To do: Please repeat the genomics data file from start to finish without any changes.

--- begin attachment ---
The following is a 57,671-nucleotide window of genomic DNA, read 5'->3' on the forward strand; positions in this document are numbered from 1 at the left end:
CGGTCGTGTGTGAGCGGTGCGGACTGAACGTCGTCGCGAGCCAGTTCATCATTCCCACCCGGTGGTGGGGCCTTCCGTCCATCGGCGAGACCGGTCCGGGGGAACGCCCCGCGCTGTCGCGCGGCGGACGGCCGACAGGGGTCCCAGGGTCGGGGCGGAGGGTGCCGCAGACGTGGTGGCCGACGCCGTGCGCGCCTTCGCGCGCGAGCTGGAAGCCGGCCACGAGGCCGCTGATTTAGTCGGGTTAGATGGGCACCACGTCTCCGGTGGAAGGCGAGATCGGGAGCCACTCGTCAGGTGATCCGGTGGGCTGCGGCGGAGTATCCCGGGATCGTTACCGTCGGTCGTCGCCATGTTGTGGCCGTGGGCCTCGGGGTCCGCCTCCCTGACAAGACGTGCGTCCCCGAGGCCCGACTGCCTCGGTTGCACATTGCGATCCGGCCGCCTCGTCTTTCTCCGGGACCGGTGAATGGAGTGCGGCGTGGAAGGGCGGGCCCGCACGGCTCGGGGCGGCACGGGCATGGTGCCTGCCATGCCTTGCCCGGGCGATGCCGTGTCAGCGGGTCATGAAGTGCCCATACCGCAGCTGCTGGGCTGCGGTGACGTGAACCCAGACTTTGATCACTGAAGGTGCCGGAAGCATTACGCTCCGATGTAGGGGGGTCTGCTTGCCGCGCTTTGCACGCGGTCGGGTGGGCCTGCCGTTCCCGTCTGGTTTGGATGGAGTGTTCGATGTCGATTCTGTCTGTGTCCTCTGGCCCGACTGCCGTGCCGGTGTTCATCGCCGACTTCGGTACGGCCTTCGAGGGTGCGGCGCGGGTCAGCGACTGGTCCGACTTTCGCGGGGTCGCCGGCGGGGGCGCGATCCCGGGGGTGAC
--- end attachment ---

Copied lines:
The following is a 57,671-nucleotide window of genomic DNA, read 5'->3' on the forward strand; positions in this document are numbered from 1 at the left end:
CGGTCGTGTGTGAGCGGTGCGGACTGAACGTCGTCGCGAGCCAGTTCATCATTCCCACCCGGTGGTGGGGCCTTCCGTCCATCGGCGAGACCGGTCCGGGGGAACGCCCCGCGCTGTCGCGCGGCGGACGGCCGACAGGGGTCCCAGGGTCGGGGCGGAGGGTGCCGCAGACGTGGTGGCCGACGCCGTGCGCGCCTTCGCGCGCGAGCTGGAAGCCGGCCACGAGGCCGCTGATTTAGTCGGGTTAGATGGGCACCACGTCTCCGGTGGAAGGCGAGATCGGGAGCCACTCGTCAGGTGATCCGGTGGGCTGCGGCGGAGTATCCCGGGATCGTTACCGTCGGTCGTCGCCATGTTGTGGCCGTGGGCCTCGGGGTCCGCCTCCCTGACAAGACGTGCGTCCCCGAGGCCCGACTGCCTCGGTTGCACATTGCGATCCGGCCGCCTCGTCTTTCTCCGGGACCGGTGAATGGAGTGCGGCGTGGAAGGGCGGGCCCGCACGGCTCGGGGCGGCACGGGCATGGTGCCTGCCATGCCTTGCCCGGGCGATGCCGTGTCAGCGGGTCATGAAGTGCCCATACCGCAGCTGCTGGGCTGCGGTGACGTGAACCCAGACTTTGATCACTGAAGGTGCCGGAAGCATTACGCTCCGATGTAGGGGGGTCTGCTTGCCGCGCTTTGCACGCGGTCGGGTGGGCCTGCCGTTCCCGTCTGGTTTGGATGGAGTGTTCGATGTCGATTCTGTCTGTGTCCTCTGGCCCGACTGCCGTGCCGGTGTTCATCGCCGACTTCGGTACGGCCTTCGAGGGTGCGGCGCGGGTCAGCGACTGGTCCGACTTTCGCGGGGTCGCCGGCGGGGGCGCGATCCCGGGGGTGAC